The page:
UPDATED content 7-26-23 - including expert video interview on right column
DALLAS, July 25, 2023 — The family of Bronny James, son of NBA basketball player LeBron James, reported that Bronny experienced cardiac arrest on Monday, July 24, while working out with his basketball team. He has been stabilized and is out of intensive care. No other details were immediately released.
On-site care explanation
James reportedly experienced a cardiac arrest – when the heart stops abruptly with little or no warning. Early recognition of cardiac arrest improves the person’s chance of survival and is key to starting the correct care of CPR and the appropriate use of defibrillation to restart the heart. The on-site medical team rapidly evaluated the situation and appeared to respond quickly by immediately starting CPR and reportedly using a closely located AED
CPR can help keep the heart pumping and blood flowing to vital organs until an electrical shock from a defibrillator is available to restore the heart to a normal heart rhythm. Then the patient can be safely moved for further medical treatment, supportive care, testing to determine what the cause of the arrest may have been and recovery, including both physical and mental health resources for the person and their family.
There is no indication of the cause of James’ cardiac arrest at this time.
“Our thoughts are with the entire James family as they work through this health emergency,” said Nancy Brown, chief executive officer of the American Heart Association. “Recognizing cardiac arrest, calling 911 immediately, performing CPR and using an AED as soon as it is available are critical for survival.”
Having community members trained in CPR and AEDs in public spaces can increase the chances of survival. The rate of bystander CPR in North America is estimated at only 39-44%, and only about 1 in 10 people survive an out-of-hospital cardiac arrest. Improving the rate of bystander CPR is critical to increasing survival from out-of-hospital cardiac arrest (OHCA). The Association launched its Nation of Lifesavers™ initiative to further improve the rate of people willing to act in a cardiac emergency.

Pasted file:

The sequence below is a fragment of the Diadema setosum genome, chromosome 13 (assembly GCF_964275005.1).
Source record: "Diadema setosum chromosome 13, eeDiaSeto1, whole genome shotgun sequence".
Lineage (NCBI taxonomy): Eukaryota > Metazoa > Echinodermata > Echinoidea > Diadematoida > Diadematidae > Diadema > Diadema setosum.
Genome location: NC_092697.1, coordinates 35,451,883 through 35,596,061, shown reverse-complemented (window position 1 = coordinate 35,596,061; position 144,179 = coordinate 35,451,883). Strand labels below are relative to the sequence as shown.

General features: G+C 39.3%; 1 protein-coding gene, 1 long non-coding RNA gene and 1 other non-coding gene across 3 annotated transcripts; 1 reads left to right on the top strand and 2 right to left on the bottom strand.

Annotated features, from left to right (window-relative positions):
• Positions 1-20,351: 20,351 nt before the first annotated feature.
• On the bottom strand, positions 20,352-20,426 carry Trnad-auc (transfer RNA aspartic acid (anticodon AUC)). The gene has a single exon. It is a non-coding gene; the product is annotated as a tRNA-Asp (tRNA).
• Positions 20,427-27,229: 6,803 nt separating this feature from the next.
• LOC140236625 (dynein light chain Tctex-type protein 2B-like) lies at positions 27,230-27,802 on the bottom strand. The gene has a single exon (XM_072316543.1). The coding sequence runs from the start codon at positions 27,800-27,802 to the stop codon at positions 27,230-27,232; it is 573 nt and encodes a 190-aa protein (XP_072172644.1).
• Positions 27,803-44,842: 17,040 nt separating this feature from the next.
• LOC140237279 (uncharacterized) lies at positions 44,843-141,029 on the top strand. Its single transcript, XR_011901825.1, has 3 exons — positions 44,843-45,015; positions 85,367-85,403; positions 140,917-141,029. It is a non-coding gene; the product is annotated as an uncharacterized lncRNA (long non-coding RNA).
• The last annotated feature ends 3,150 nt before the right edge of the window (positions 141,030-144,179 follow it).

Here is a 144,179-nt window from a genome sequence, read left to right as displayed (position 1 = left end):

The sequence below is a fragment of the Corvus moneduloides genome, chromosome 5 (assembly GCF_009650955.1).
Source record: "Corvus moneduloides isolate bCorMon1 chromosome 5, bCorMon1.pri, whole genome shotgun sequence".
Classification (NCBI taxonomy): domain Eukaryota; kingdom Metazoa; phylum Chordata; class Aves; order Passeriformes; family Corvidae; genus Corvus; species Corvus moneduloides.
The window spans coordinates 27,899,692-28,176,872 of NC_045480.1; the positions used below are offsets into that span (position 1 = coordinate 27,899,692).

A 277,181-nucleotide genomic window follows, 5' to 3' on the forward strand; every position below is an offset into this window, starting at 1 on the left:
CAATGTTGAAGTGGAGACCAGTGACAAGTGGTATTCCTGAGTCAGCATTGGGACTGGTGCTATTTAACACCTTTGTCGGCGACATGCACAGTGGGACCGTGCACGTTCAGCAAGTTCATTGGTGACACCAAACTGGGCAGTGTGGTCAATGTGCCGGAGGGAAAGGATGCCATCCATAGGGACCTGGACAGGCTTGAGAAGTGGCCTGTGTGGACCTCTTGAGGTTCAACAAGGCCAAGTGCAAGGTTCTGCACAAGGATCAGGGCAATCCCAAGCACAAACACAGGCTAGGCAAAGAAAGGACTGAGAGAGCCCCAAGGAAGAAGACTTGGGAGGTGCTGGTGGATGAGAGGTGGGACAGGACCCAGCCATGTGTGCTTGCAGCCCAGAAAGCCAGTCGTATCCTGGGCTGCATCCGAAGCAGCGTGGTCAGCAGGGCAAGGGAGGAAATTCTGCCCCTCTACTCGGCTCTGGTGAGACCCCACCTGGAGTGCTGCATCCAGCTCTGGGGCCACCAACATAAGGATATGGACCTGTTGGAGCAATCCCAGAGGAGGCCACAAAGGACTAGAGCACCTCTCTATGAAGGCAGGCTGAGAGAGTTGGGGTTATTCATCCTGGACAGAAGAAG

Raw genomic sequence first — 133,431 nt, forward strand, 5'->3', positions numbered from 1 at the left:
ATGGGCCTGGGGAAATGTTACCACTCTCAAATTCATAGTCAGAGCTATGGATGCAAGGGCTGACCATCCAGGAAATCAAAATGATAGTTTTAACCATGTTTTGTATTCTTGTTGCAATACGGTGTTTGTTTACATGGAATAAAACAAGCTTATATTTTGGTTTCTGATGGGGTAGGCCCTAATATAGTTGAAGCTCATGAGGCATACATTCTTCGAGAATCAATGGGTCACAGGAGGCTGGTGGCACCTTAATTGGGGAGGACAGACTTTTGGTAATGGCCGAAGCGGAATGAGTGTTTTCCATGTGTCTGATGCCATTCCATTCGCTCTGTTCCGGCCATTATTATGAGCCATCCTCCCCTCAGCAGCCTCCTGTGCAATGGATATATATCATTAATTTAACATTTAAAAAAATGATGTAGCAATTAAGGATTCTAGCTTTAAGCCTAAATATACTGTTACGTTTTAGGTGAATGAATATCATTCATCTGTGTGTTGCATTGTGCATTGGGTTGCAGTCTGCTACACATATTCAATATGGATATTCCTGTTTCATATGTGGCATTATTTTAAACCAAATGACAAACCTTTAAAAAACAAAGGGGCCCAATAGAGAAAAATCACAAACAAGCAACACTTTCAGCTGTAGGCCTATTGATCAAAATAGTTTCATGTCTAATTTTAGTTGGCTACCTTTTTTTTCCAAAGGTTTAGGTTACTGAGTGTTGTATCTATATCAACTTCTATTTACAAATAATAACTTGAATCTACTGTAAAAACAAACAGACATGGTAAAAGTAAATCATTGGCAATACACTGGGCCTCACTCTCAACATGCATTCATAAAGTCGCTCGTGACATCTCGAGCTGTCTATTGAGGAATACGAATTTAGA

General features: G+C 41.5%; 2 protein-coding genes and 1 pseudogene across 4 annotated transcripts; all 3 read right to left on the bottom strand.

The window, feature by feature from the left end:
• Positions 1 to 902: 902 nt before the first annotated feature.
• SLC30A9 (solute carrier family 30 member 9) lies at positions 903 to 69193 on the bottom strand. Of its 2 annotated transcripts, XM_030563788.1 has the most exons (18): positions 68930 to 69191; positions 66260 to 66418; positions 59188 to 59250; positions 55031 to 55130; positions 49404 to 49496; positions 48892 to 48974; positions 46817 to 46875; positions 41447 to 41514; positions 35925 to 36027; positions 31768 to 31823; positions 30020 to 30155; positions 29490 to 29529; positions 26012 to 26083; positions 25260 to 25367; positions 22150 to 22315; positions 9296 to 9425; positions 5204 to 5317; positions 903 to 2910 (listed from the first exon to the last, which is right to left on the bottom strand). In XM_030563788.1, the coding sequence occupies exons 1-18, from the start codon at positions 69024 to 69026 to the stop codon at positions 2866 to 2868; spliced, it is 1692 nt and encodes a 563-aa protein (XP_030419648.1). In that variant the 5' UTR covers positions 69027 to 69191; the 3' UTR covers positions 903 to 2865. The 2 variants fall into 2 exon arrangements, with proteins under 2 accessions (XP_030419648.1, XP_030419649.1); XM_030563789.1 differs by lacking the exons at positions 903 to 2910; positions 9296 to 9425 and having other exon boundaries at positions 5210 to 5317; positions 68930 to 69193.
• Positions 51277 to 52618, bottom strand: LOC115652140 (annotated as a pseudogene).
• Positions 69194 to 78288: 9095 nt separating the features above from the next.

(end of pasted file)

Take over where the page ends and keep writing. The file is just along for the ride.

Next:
The skill to perform CPR and use a defibrillator are the foundational components of preparing laypeople to respond to cardiac arrest. People also need to feel emotionally prepared to respond and be able to cope with the aftermath of actually performing CPR.
Resources for learning CPR
Each year in the United States, an estimated 350,000 people experience sudden cardiac arrest in the community. Anyone who witnesses a cardiac arrest in the community (i.e., not in a hospital) can perform CPR. More than 70% of cardiac arrests that do not happen in the hospital, occur in homes and private residences, therefore, a friend or family member is mostly likely to be the person who needs to take action. CPR, especially if performed immediately, can double or triple a cardiac arrest victim’s chance of survival.
For adults and adolescent children, Hands-Only CPR is an easy-to-learn skill that requires only two steps: call emergency services and push hard and fast in the center of the chest at a rate of 100-120 beats per minute.
- Multimedia may be downloaded from the right column of the release link.
- Difference in Cardiac Arrest vs. Heart Attack
- Understanding the Importance of the Lay Responder Experience in Out-of-Hospital Cardiac Arrest: A Scientific Statement From the American Heart Association
- Learn Hands-Only CPR/use and AED (English and Spanish)
- AHA health information: Bystander CPR
- AHA health information: Hands-Only CPR Resources
- AHA Cardiac Emergency Response Plan Sports Checklist (PDF) | Transcript
- Follow AHA/ASA news on Twitter @HeartNews
About the American Heart Association
The American Heart Association is a relentless force for a world of longer, healthier lives. We are dedicated to ensuring equitable health in all communities. Through collaboration with numerous organizations, and powered by millions of volunteers, we fund innovative research, advocate for the public’s health and share lifesaving resources. The Dallas-based organization has been a leading source of health information for nearly a century. Connect with us on heart.org, Facebook, Twitter or by calling 1-800-AHA-USA1.
For Media Inquiries and AHA Expert Perspective:
For Public Inquiries: 1-800-AHA-USA1 (242-8721)
 Understanding the Importance of the Lay Responder Experience in Out-of-Hospital Cardiac Arrest: A Scientific Statement From the American Heart Association, https://www.ahajournals.org/doi/10.1161/CIR.0000000000001054